So, it is best in these kind of situations to let the indigenous forces do it, but at the same time make sure there is a government to support that indigenous force afterwards. That's where we've gotten in trouble in both Afghanistan and Iraq. We've tried to do too much.

COOPER: Colonel Leighton, it is interesting that Trump -- you know, you don't hear him saying as much and whether he still believes it or not, surround the oilfields and take Iraq's oil as sort of to the victor goes the spoils which is the term that he referenced recently, get oil companies in to pump it out and surround them with U.S. troops and take the oil and. It does sound like he's trying to appeal to other people or, you know, talking to some of his military advisers have put forward some meat on the bone of troop levels.

CEDRIC LEIGHTON, CNN MILITARY ANALYST: Well, yes, Anderson, the idea of taking over the oilfields is a non-starter. First of all, it would be difficult to do it. It could be done, but it would be a very difficult thing to do on a consistent basis and on a continuous basis.

COOPER: It's also taking the oil of a sovereign nation, which is our ally and probably irritating just about everybody is not already hateful of the United States there.

LEIGHTON: Well, that's right. And it would be one of the more difficult things from that standpoint diplomatically. What you really want to do is you want to have the oil as part of the healing process for the sovereign nation and the day after the invasion and the day after the occupation, you want something there so that it can sustain the indigenous population, as well as that new state that you're trying to develop and failure to do that would be very short sighted.

And it fits in with General Hertling's point that you need to plan for the day after next when you do take over territory and when you come up with plans to defeat a group like ISIS, you need to know how you're going to actually fulfill that.

COOPER: Nia, I mean, how much of this do you think is, you know, Donald Trump trying to reach out to some undecided voters or independent voters or at least trying to seem more presidential than perhaps earlier on when saying bomb the hell out of them, which is appealing to a lot of people in the primary.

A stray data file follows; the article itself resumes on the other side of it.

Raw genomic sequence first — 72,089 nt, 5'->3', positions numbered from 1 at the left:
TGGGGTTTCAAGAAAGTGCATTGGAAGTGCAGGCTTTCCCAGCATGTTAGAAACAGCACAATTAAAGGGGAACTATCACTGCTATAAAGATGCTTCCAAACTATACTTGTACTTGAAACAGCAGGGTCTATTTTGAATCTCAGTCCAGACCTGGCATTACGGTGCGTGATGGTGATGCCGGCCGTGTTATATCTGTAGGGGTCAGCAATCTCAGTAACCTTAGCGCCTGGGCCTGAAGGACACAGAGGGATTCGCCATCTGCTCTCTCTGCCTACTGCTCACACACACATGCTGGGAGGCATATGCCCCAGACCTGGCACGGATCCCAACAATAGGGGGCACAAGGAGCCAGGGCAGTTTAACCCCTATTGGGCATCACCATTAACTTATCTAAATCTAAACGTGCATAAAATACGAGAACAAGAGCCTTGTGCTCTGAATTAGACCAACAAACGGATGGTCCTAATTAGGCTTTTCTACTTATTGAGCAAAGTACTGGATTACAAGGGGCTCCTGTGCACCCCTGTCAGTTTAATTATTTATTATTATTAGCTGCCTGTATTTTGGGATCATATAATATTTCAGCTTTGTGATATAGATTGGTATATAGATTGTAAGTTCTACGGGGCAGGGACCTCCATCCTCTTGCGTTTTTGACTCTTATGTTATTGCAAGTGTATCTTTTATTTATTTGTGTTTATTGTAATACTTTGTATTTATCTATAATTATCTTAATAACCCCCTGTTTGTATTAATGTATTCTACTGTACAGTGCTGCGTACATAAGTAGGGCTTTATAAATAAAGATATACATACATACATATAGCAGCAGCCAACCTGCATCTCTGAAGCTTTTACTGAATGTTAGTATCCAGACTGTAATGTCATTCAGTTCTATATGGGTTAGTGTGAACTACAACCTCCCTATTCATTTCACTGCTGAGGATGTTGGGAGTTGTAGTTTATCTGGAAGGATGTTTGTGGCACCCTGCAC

HENDERSON: I think that's right. I mean, I think we've seen something of a Trump pivot, him standing there in front of those flags. I think this speech at least in part is reaching out to establishment Republicans. At times it was like listening to Mitt Romney when he talked about adding 100,000 more troops in terms of elevating the levels of folks in the army, increasing the number of naval ships. I mean, that is boilerplate Republicanism. He name dropped the Heritage Foundation twice, I think.

But then there is the isolationist Trump, right? Who in some ways sound like Barack Obama of 2008 when he talks about the need to diplomacy, and decries Hillary Clinton for military adventurism.

So, I mean, there's sort of a Trump for all seasons and I think that's going to make it very hard for the Hillary Clinton campaign to really try to nail him down. They want one Trump. They want the primary Trump, but he has a lot of different iterations, I think, and we saw that with his speech tonight.

ZAKARIA: He says Hillary Clinton is trigger happy but he's going to bomb the hell out of ISIS, right? This is the problem. It's almost shadow-boxing because he changes his position so quickly that you don't quite know which position you have to attack.

COOPER: General Hertling, he's talking about the numbers of troop levels, of, you know, numbers of aircraft, number of naval vessels.

[20:25:06] I mean, I guess there's an argument to be made and clearly some people believe that's the right way to go. Others argue that the conflicts of the future is not just about numbers of ships or numbers of planes.

HERTLING: Yes. We wanted details from Donald Trump. We got them today during his speech, Anderson. But if I can go back just a second before I answer that question, it has to be that the American people wanting a simple solution when he talks to them. This has no simple solution, ISIS, I'm talking about, and our wars.

The question that military and strategic leaders have asked, what does this look like when it's all over? If you're just talking about a battleground where there are a lot of bad people, you haven't solved a problem. What it has to look like is a government there.

From the standpoint of building the forces that he said today, yes, there's definitely some need to rebuild the U.S. military. We are challenged. We are tired. We are worn out and the equipment is beat up after 16 years of the fight.

It's going to take some monetary contributions to take things back to normal, but when you're talking about designing a force for the future, it isn't a large navy with the number of ships. It may not be brigades and battalions and numbers of aircrafts. It may be more special operations forces.

These are the kind of things he got into because of the Heritage Institute and what they fed him, but it might not be the force that we're looking for.

COOPER: Yes, I want to thank everybody and much more to talk about ahead and Trump is throwing out a lot of numbers about how the military is supposedly falling behind. Do the numbers add up? We'll take a reality check, coming up next.